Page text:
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Move over Minority Report

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TECH NEWS by Ryan Abela

In 1964 a very clever engineer, called Douglas Engelbart, invented a tiny device that changed the whole concept of how we interact with machines. By moving the device, a pointer on a screen moved, while tapping a button with your finger would cause an action. I’m talking about the mouse—a device now taken for granted—but back in its inception it had revolutionised the way we instructed machines. Instead of giving commands through a keyboard, the mouse made it possible to work in 2D.

The mouse kept evolving. So did the monitor, with new variations emerging. Nevertheless, despite all of these advancements we are still using the same concepts from the 60s. Our technology is still limited to 2D. We still construct 3D models on a 2D monitor, play 3D games on our flat screens, and input our instructions by moving a pointer in 2D space. Thankfully, science fiction has inspired new innovations. I remember the first time I saw Tom Cruise use a glove to control a futuristic UI (User Interface) in Minority Report by swiping his hands back and forth. It seemed like a hologram controlled by the movement of a finger. How cool would it be to have these types of devices? What if we could go beyond the screen and blend the digital and real world? Well, now we can.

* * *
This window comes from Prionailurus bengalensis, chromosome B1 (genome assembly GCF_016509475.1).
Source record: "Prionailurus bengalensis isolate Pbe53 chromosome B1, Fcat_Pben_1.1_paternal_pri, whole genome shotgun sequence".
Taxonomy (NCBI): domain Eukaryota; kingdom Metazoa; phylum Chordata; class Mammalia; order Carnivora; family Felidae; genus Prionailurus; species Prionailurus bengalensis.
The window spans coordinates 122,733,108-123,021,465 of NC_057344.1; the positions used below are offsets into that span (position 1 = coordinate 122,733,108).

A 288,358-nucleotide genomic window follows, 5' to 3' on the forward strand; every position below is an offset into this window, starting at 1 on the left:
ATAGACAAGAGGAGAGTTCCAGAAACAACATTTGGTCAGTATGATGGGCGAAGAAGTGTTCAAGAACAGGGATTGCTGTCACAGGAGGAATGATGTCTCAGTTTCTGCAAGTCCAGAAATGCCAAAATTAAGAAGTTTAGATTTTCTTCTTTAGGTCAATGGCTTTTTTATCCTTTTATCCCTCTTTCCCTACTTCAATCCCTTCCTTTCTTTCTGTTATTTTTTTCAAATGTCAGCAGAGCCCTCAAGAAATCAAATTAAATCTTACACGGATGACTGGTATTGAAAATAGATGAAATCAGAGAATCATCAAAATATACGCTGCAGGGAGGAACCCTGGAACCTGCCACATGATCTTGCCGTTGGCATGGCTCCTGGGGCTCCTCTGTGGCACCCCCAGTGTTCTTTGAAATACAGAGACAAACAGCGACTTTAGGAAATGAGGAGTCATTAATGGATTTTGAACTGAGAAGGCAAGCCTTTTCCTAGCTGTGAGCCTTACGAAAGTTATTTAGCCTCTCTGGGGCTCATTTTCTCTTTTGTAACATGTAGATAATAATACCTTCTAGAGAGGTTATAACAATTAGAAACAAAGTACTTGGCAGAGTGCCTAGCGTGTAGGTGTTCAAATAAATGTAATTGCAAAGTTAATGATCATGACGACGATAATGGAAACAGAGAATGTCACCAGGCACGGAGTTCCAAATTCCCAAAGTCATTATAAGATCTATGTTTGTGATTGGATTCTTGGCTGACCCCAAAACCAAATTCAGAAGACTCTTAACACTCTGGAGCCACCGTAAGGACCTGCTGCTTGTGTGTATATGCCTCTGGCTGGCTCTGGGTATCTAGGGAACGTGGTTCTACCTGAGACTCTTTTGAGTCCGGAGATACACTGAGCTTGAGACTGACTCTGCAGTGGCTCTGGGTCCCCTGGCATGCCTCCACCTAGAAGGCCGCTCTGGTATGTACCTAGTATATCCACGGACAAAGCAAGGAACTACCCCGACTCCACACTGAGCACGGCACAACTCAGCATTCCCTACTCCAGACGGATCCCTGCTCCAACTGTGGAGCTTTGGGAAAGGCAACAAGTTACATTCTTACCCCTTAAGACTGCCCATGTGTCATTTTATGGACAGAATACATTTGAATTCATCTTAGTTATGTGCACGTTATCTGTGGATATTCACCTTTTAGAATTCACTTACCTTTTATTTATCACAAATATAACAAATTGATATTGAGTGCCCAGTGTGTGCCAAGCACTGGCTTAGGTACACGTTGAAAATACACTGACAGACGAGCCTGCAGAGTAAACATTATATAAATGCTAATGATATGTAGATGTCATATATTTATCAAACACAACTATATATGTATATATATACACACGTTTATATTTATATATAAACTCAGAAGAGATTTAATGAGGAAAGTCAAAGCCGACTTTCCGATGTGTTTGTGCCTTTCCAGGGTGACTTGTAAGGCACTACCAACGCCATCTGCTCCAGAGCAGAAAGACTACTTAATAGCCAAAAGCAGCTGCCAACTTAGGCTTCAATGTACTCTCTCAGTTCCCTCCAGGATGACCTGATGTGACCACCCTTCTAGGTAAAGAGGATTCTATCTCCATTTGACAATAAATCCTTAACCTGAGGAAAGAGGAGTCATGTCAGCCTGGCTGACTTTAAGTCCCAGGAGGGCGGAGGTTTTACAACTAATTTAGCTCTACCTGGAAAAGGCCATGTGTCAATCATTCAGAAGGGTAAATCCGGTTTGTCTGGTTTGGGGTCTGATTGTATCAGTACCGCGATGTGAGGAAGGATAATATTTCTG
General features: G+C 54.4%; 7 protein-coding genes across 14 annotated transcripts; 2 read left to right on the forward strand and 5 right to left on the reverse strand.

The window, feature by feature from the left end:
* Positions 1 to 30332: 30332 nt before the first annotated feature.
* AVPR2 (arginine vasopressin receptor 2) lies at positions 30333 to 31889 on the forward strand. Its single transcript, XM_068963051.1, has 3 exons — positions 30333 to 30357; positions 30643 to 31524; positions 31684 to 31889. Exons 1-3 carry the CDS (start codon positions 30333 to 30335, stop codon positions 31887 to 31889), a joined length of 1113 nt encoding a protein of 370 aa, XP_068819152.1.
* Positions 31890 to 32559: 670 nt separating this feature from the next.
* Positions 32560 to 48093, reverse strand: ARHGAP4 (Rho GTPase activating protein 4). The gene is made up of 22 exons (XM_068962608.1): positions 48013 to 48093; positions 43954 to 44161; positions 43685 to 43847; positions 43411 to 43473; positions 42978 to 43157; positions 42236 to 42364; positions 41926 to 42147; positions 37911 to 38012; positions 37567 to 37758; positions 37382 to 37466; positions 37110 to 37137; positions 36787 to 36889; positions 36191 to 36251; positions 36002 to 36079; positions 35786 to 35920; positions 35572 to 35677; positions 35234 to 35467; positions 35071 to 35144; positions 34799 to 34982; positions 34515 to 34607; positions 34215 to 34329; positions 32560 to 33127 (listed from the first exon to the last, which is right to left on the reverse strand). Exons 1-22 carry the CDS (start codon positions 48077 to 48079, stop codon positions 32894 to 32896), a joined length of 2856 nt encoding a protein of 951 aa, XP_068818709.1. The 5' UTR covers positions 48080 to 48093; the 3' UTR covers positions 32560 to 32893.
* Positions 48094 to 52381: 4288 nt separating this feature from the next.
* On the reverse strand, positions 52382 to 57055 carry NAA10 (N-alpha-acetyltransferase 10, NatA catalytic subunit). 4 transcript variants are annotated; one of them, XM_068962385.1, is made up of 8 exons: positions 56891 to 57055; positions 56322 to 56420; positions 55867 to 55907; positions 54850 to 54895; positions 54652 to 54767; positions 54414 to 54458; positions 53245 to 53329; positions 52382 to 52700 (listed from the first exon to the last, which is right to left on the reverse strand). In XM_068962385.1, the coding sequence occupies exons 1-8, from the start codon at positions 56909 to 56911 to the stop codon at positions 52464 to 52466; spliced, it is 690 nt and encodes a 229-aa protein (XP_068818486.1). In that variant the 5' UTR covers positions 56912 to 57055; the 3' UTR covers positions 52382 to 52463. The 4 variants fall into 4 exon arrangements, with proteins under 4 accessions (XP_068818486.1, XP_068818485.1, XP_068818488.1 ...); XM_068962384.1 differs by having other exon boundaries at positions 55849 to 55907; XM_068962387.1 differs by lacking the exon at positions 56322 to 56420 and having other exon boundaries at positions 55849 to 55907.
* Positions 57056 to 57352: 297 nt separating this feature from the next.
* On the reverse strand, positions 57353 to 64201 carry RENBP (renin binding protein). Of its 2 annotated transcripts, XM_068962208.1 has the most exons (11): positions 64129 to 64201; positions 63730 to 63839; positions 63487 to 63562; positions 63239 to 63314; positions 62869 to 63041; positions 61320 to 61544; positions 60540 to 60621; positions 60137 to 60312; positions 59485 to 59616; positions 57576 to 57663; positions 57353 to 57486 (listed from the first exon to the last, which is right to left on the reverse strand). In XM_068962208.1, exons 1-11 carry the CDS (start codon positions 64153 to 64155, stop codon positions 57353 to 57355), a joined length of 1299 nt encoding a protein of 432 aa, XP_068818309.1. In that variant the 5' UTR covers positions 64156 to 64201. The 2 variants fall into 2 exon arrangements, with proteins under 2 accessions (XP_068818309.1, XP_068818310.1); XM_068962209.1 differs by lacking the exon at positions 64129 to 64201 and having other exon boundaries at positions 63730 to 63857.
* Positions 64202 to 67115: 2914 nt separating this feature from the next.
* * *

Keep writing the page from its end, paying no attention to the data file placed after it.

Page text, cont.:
Microsoft invests a lot of research in augmented reality and virtual space. In 2010, the Kinect was introduced, with cameras and an infrared sensor capable of capturing body and skeletal movements. Initially this let people play games through body motion, then others soon started using its APIs (Application Programme Interface) in creative ways like scrolling through the windows on the monitor, or to apply sound effects by combining different hand gestures. This new way to interact was strikingly similar to Minority Report.

The next leap forward was by Occulus VR™ that made virtual reality possible. Their device, called the Occulus Rift, consists of a head-mounted display that is sensitive to head movements. In a nutshell, what you see on the display is related to the way you move your head.

Microsoft retaliated. They pushed the boundaries by showing the world a demo of the real deal: HoloLens (available in January 2016 with Windows 10). The HoloLens is yet another head-mounted display—similar to Occulus Rift—that ‘inserts’ holograms or virtual objects in your display, while still showing the real surrounding environment. Imagine wearing a pair of clear glasses while looking at a table. Now imagine that you put a small sticker of a little teacup on your glasses. If you now position yourself in the right spot you will get the impression that the cup is sitting on the table. The HoloLens works in the same way.

So what’s the big deal about HoloLens? Their demo shows that for the first time we can work in a real 3D environment. Microsoft also combined hand-gesture technology with voice recognition technology into one device. Apart from easily visualising your work in 3D, the applications of this device are endless, with immersive games and intelligent systems entering your life.


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